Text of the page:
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    I agree on the basic sentiment of what you wrote. The difficulty is where to draw the line? FTL is as impossible as squaring the circle is. There isn't even an idea to overcome this hurdle. On the other hand, many discussions start with topics as perception, consciousness or reality. I always find it disrespectful towards real philosophy to discuss them on a level, which is basically defined by an open internet forum. I haven't met a single person here, who has seriously studied philosophy and knows what he talks about, namely knows what dozens of philosophers have already written. Not even the basic schools are common knowledge. So the rule to avoid philosophical questions, has always been more of a rule of respect to me, than merely a rule to confine discussions and avoid endless argues.

    Another aspect is, if we opened the door a little for "fantasies", which I agree completely with you are needed in science, we would instantaneously get many tri-sectionists, cube-doublers and circle-squarers and their physical pendants. It's bad enough what Hawking and Kaku already set into the world in their popular science magazines. Me, too, finds it sad sometimes, that we don't have more brain storming and dinner-table-like discussions and I would like to hear personal views from many of our members, but I certainly won't like to read the flood of nonsense from all who would feel invited to take part. The framework simply doesn't allow it to distinguish - and to establish a judge or a jury would even increase the trouble.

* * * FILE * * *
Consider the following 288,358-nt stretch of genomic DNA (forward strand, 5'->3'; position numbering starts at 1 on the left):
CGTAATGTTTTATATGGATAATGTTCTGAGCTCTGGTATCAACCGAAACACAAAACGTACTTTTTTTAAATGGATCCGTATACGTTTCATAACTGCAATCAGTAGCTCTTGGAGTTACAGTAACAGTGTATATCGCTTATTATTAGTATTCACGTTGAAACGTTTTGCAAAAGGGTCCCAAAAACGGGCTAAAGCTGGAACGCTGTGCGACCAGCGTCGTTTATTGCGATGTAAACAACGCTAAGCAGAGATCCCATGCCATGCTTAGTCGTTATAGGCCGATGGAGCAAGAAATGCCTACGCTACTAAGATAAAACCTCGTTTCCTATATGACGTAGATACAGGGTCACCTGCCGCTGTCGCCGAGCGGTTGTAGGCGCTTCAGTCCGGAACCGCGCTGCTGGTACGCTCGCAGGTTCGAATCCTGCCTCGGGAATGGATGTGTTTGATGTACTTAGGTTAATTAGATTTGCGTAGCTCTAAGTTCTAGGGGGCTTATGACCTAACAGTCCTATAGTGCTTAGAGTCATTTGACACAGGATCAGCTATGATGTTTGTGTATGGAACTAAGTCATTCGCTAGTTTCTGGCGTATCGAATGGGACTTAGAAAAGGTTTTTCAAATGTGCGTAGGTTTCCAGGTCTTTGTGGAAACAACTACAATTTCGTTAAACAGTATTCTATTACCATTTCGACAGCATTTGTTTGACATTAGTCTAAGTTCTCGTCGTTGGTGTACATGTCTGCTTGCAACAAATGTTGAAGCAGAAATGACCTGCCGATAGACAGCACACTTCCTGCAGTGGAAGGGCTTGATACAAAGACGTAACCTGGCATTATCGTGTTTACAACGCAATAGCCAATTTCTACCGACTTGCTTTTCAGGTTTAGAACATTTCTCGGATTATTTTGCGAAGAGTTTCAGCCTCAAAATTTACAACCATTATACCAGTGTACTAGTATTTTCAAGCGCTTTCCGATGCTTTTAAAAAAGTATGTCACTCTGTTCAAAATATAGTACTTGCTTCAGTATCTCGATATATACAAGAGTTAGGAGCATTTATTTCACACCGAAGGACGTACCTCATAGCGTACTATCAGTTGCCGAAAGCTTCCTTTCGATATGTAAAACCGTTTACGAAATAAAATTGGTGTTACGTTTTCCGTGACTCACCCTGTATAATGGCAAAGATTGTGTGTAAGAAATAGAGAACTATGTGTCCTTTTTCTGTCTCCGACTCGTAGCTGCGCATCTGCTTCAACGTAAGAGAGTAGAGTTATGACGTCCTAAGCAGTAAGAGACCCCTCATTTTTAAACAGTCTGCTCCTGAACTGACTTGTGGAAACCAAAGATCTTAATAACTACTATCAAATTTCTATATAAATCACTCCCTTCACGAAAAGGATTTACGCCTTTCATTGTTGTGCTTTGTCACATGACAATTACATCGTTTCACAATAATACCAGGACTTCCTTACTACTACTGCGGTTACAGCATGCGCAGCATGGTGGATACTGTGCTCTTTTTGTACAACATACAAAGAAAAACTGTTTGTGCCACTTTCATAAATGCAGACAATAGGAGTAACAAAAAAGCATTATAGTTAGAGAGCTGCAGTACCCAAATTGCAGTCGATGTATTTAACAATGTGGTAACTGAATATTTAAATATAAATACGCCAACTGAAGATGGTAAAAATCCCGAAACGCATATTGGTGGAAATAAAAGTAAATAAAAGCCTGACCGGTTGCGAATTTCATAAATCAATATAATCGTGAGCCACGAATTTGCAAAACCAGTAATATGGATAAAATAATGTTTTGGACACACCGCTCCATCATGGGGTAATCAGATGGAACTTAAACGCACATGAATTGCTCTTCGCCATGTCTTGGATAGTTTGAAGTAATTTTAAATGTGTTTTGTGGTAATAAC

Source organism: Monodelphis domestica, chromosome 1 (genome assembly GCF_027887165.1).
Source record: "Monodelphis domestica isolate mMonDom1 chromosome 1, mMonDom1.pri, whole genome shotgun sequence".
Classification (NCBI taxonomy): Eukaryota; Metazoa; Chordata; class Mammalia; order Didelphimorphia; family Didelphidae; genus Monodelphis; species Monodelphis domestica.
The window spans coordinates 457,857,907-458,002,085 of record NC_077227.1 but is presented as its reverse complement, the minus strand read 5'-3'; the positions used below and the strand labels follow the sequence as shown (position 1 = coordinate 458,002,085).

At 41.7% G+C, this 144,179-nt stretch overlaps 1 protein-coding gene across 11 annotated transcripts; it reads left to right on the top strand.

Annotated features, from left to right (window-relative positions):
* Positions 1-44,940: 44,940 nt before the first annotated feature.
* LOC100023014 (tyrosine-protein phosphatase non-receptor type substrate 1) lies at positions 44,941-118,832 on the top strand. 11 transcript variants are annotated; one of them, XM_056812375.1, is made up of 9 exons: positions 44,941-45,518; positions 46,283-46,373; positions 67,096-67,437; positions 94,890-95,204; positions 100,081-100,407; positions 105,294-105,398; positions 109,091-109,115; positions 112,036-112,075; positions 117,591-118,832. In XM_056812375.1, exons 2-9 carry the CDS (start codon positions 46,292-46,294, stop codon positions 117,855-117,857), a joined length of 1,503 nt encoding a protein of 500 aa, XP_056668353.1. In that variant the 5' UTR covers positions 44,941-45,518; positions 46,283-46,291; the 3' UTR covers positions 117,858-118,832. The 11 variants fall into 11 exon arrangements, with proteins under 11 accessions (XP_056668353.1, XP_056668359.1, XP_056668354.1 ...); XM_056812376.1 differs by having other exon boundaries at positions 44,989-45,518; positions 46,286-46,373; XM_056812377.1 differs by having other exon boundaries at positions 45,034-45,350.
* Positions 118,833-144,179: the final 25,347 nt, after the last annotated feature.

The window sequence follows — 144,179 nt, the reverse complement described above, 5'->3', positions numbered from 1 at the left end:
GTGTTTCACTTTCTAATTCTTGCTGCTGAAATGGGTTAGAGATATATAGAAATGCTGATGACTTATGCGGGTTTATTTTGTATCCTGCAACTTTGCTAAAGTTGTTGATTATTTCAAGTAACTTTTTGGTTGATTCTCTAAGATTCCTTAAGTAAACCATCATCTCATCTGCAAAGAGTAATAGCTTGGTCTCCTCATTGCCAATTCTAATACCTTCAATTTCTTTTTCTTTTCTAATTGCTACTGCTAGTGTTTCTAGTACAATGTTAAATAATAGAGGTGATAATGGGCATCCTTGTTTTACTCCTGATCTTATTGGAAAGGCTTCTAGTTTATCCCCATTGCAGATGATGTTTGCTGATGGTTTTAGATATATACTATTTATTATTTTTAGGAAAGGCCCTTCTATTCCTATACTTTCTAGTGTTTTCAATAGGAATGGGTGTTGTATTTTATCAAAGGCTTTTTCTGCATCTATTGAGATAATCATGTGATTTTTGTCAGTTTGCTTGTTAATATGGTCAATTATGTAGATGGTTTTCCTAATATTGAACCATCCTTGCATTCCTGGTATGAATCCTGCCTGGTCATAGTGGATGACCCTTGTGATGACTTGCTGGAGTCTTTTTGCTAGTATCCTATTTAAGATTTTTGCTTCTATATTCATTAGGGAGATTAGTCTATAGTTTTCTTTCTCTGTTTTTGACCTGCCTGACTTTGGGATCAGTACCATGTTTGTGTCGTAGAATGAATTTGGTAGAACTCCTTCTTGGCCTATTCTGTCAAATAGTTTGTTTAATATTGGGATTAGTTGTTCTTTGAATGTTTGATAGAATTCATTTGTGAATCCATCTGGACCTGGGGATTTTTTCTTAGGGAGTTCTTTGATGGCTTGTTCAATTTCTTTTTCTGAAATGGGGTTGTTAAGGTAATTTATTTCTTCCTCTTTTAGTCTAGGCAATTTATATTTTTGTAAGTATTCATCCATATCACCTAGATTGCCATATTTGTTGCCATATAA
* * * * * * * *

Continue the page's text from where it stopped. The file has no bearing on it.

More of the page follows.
11. Oct 8, 2017 #10

    Drakkith

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    I agree. I think we often use the words "philosophy" or "philosophical" to describe questions or discussions which are either outside the realm of being answered in the near-to-moderate future, or which are too vague and ill-defined to permit a serious discussion within the bounds of the forum guidelines and rules. Technically these are probably still part of philosophy in a very broad way (is there a question which isn't?), but they are very rarely of a quality which professional philosophers would find useful. That's my guess at least, as I'm no philosopher myself.
     
  12. Oct 9, 2017 #11
    This list is actually from different authors (R. E. Allen and S. Lidstrom,“Life, the universe, and everything: 42 fundamental questions”, Phys. Scr. 92 012501 (2017) [Focus Issue on 21st Century Frontiers].) and is acknowledged by Coley to have a lot of questions that are more metaphysics than physics. (p 12 of https://arxiv.org/pdf/1710.02105.pdf ).